don’t provide visualisation methods out of the box

Tables are all very well, but it’s much easier to use graphics to

visually interrogate correlations. There are many other packages that do

help with this, but in general they use a matrix or grid plot with

coloured cells to display correlations which are typically messy and

difficult to read.

#### Using `inspect_cor()`

to calculate correlations

`inspect_cor()`

attempts to address some of the issues above. To

calculate correlations for the `storms`

data, simply run

```
storms %>% inspect_cor()
```

```
## # A tibble: 45 x 6
## col_1 col_2 corr p_value lower upper
##
```
## 1 pressure wind -0.942 0. -0.945 -0.940
## 2 hu_diameter pressure -0.842 0. -0.853 -0.831
## 3 hu_diameter wind 0.774 0. 0.758 0.788
## 4 hu_diameter ts_diameter 0.684 0. 0.663 0.704
## 5 ts_diameter pressure -0.683 0. -0.703 -0.663
## 6 ts_diameter wind 0.640 0. 0.617 0.662
## 7 ts_diameter lat 0.301 1.25e-73 0.266 0.335
## 8 day month -0.183 3.59e-76 -0.205 -0.161
## 9 hu_diameter lat 0.164 1.59e-22 0.127 0.201
## 10 ts_diameter month 0.139 1.67e-16 0.102 0.176
## # … with 35 more rows

The result is tabular rather than a matrix. Together, the first two

columns contain the names of every unique pair of numeric columns, while

the `corr`

column contains the correlation coefficients. For example,

the first row says that the correlation between `pressure`

and `wind`

is

about -0.942. The rows are arranged in descending order of the

*absolute* correlation – making it easy to see which pairs are most

strongly correlated.

The `p_value`

column contains p-values associated with the null

hypothesis that the true correlation coefficient is 0. The `lower`

and

`upper`

columns contain the lower and upper reaches of a 95% confidence

interval. In this case, the confidence interval for the correlation

between `pressure`

and `wind`

is `(-0.945, -0.940)`

. The interval type

can be changing the `alpha`

argument in `inspect_cor()`

, for example 90%

confidence intervals can be generated using `inspect_cor(storms, alpha`

.

= 0.1)

##### Using `show_plot()`

to visualise correlation coefficients

The dataframe of coefficients above is already a bit easier to handle

than `cor()`

’s matrix output. We can go further and visualise these

graphically using `show_plot()`

:

```
storms %>%
inspect_cor() %>%
show_plot()
```

Some key points

- Each row in the plot corresponds to a unique pair of numeric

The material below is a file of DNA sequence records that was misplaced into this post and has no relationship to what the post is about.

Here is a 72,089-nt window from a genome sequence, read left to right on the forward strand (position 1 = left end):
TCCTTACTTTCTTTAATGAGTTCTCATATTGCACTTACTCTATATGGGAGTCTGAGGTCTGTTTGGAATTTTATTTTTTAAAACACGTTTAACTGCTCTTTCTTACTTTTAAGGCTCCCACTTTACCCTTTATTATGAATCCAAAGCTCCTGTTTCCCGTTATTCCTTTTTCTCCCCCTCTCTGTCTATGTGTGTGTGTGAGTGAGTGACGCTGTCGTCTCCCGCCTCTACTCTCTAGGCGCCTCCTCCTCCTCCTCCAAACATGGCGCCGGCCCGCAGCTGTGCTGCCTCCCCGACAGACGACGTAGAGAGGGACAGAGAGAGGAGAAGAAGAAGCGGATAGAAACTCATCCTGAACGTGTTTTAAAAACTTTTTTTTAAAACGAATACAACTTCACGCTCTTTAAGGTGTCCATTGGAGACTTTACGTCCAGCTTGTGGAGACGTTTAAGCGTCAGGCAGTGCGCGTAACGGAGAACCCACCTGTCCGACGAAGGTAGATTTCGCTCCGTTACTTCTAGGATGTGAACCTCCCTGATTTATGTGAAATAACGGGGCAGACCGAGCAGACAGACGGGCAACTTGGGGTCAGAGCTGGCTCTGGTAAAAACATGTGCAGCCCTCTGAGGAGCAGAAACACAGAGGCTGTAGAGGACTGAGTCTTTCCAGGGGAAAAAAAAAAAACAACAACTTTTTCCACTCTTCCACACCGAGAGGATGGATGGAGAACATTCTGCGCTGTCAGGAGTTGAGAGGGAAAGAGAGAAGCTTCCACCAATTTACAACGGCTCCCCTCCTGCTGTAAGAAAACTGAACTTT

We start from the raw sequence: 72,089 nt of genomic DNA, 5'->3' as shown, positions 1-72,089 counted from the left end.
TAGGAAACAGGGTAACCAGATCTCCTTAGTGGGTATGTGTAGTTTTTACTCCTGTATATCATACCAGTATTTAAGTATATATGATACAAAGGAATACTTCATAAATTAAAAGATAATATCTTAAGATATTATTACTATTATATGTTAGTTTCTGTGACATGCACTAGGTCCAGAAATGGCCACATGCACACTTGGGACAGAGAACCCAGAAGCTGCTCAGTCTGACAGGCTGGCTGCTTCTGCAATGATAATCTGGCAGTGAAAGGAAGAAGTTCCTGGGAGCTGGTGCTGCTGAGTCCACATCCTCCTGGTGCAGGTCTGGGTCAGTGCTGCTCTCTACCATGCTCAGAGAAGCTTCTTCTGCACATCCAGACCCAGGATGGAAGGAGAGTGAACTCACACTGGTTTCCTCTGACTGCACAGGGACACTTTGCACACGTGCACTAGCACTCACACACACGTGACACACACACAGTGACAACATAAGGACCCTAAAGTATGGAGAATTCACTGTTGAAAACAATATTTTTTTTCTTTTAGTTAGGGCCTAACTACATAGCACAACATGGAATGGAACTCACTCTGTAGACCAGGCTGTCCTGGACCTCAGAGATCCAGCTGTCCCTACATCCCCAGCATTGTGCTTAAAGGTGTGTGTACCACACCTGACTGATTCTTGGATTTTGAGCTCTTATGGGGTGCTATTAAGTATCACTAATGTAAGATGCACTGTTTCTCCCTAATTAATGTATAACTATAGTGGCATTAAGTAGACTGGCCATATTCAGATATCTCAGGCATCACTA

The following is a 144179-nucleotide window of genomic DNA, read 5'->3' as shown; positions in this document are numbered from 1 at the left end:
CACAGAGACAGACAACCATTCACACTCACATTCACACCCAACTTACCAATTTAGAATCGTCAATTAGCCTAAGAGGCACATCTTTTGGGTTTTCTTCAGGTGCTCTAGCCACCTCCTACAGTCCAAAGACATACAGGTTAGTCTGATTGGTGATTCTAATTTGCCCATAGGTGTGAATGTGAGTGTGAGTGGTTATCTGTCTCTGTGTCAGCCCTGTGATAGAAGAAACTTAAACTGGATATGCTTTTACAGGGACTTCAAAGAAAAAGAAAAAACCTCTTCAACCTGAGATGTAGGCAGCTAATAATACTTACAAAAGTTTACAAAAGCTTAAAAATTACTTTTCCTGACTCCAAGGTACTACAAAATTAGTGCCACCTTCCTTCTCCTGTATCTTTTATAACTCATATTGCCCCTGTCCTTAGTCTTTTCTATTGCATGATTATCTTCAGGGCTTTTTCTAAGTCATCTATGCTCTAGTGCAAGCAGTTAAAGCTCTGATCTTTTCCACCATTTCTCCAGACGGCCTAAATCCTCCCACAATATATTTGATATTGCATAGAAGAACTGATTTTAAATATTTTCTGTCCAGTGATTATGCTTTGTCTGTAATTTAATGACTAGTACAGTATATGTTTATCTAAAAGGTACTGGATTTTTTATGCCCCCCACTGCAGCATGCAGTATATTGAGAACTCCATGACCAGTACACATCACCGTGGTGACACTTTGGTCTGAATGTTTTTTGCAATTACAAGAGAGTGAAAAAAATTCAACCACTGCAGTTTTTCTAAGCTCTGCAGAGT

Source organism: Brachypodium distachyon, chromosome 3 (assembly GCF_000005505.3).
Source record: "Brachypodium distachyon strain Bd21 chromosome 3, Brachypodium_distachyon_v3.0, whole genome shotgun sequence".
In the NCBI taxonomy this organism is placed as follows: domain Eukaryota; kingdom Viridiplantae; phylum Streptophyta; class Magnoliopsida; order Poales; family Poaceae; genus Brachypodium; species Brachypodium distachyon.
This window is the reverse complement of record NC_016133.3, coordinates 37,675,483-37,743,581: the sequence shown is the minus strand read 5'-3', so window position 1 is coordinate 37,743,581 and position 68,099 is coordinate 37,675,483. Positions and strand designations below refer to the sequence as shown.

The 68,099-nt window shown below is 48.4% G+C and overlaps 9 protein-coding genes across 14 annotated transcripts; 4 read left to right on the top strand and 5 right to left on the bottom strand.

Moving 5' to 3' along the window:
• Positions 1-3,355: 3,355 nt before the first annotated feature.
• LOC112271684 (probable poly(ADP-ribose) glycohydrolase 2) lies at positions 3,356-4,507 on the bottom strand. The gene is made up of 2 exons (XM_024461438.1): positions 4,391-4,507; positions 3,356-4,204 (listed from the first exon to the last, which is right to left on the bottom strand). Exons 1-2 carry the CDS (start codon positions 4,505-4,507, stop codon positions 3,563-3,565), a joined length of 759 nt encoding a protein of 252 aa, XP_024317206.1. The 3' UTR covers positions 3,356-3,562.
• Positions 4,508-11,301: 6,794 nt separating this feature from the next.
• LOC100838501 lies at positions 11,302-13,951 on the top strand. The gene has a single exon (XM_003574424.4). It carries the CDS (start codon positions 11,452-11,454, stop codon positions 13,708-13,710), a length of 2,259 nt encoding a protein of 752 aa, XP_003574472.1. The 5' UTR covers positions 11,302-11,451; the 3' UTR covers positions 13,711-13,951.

columns, the correlation coefficient is show as a black vertical

line. - The gray and pink bars around the coefficients are the confidence

intervals. - The gray bars are confidence intervals that straddle 0 (also shown

by the long vertical dashed line) indicating that the true

coefficient is not significantly different to 0.

A side note that is not specific to `inspect_cor()`

is that we should be

careful when interpreting the significance of individual coefficients

when there are many correlation coefficients overall. For example, if

`alpha = 0.05`

and all of the true coefficients are 0, we’d still expect

to see 1 in 20 significant coefficients *just by chance*.

##### Using `inspect_cor()`

and `show_plot()`

to visualise the correlation with a single feature

Another common exploratory step is to assess the linear association

between possible predictor variables and a target variable, often as a

precursor to regression analysis or building a predictive model.

As an example, suppose we’d like to see which features of a storm are

most strongly correlated with `wind`

, the maximum sustained wind speed

of the storm. We don’t need to calculate all correlation coefficients

for this (for big data sets this is time consuming), only the ones that

involve the `wind`

variable.

With `inspect_cor()`

this is also straightforward, by simply adding the

argument `with_col = "wind"`

:

```
storms %>%
inspect_cor(with_col = "wind") %>%
show_plot()
```

The strongest association here is with `pressure`

, the air pressure at

the storm’s center. I have very little meteorological experience but it

seems sensible that those should be strongly associated.

#### Comments? Suggestions? Issues?

Any feedback is welcome! Find me on twitter at

rushworth_a or write a github

issue.

**leave a comment**for the author, please follow the link and comment on their blog:

**Alastair Rushworth**.